Typically, we don't stick to our New Year's Resolutions for long. But if you set a word learning goal for 2014, we here at Vocabulary.com will help you make it happen. Our game is designed to help you build a vocabulary habit, and to keep you coming back for more. In case that's not enough, here are five great reasons to make learning new words your resolution for 2014.

1. Learning words makes you smarter.

In a piece for City Journal last year, Dictionary of Cultural Literacy author E.D. Hirsch wrote about longstanding military tests that relate vocabulary knowledge and job success. He explained that: 

Correlations between vocabulary size and life chances are as firm as any correlations in educational research. Of course, vocabulary isn’t perfectly correlated with knowledge. People with similar vocabulary sizes may vary significantly in their talent and in the depth of their understanding. Nonetheless, there’s no better index to accumulated knowledge and general competence than the size of a person’s vocabulary. Simply put: knowing more words makes you smarter.

2. Learning words will get you into college and help you stay there.

Whatever you may think of the SAT, you'll perform better on it the more words you know. That's why SAT tutor Leigh  Cousins recommended Vocabulary.com this year as a healthy addition to a well-balanced breakfast. 

The best way to make any habit stick is to perform the new habit side-by-side with a well-established routine, such as eating breakfast. Pour your Cheerios, then click on Vocab.com and learn those ten new words as you chomp; in 20-40 days the vocab habit should “stick.”

But that's not the end of the story. Ever stop and wonder why colleges care about your vocabulary level in the first place? They care because students with larger vocabularies will do better with the intensive reading, writing, and discussion involved in college-level work.

3. Learning words makes you a better parent.

Writing for the Boston Globe, Vocabulary.com lexicographer Ben Zimmer wrote:

Ever since a small but groundbreaking study in 1995, it’s been accepted wisdom that a child’s academic success is directly related to the amount of talk the child hears from adults in the first few years of life. Children in higher-income families hear more language than those in lower-income families; this disparity, the theory runs, leads to a “word gap” that puts poorer children at a disadvantage when they enter school.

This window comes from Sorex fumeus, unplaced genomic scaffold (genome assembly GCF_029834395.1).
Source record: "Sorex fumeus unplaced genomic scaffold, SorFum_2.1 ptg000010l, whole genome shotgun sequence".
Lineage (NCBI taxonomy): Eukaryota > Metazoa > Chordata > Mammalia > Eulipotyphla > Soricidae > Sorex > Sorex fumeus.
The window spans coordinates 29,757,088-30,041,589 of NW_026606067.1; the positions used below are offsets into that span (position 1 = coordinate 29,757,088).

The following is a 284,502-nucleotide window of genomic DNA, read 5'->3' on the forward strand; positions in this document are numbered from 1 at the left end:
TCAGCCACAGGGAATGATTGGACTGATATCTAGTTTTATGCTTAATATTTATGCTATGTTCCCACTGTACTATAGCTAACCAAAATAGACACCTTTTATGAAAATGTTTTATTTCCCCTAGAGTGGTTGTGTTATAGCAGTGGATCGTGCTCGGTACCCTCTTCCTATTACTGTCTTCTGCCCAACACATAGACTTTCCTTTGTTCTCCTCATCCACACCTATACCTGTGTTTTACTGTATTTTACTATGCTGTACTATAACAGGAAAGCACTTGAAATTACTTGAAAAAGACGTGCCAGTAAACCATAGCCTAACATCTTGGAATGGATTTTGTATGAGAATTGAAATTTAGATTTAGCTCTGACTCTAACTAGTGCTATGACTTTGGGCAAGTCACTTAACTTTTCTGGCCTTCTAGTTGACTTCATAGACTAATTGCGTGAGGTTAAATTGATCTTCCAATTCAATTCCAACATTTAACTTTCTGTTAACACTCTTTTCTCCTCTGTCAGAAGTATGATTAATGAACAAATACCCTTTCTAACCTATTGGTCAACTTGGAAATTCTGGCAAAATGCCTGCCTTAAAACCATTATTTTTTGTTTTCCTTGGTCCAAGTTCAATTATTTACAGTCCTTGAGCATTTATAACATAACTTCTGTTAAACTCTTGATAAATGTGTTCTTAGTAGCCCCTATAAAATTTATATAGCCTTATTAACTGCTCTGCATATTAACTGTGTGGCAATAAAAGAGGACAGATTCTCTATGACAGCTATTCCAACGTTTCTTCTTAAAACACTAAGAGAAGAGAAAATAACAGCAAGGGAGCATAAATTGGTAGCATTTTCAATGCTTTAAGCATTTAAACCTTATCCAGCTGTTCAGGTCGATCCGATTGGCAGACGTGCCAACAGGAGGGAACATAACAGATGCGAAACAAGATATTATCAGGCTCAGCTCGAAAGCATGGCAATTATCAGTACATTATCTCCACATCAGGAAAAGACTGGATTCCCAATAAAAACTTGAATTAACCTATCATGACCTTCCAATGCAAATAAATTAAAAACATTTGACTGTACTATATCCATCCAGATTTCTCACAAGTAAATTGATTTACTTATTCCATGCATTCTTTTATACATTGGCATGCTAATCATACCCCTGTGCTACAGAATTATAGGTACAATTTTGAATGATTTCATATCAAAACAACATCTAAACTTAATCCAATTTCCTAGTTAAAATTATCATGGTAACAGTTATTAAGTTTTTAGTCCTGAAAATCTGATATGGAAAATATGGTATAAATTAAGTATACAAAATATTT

The good news is that subsequent studies showed that simply talking to parents about how they interact with their children word-wise led to sharp increases in the amount of words children were hearing and the diversity of vocabulary they were exposed to. Which led the city of Providence, RI to embark on an ambitious program to get low income children hearing more words. 

4. Learning words is fun.

When you're learning words on Vocabulary.com, you're not just helping yourself get smarter. You're likely having fun competing against yourself, your Facebook friends, or other vocabularians. Recently, students at Corkscrew Middle School in Naples, FL showed us how powerful a motivator competition can be. Up against bigger schools, they nevertheless won the monthly leaderboard and brought home the green Vocabulary.com Champions Banner. What got them there? One teacher joked: 

"I think they all wanted to beat my score and then grind me into the dust!"

5. Learning words is like visiting the Acropolis. 

Words surprise us. Words make fools of us. We spin them into poetry. We excavate them from the past. We hang them on our walls. We give them as gifts. We turn to them in times of tragedy and dismay. We shout-out to outlandish words, marvel at the way simple ones can mean carry so much in a single syllable, and shake our heads at the stories of how words have traveled to the places we find them now. Our language may be our greatest — and most democratic — cultural resource. 

So even if learning words wasn't going to make you a smarter college graduate who excels at parenting and has fun to boot, the practice is a way of understanding the heights of achievement humans are capable of. Think of it as inspiring, like a sightseeing trip to the Acropolis, but it's something you can do from anywhere in the world.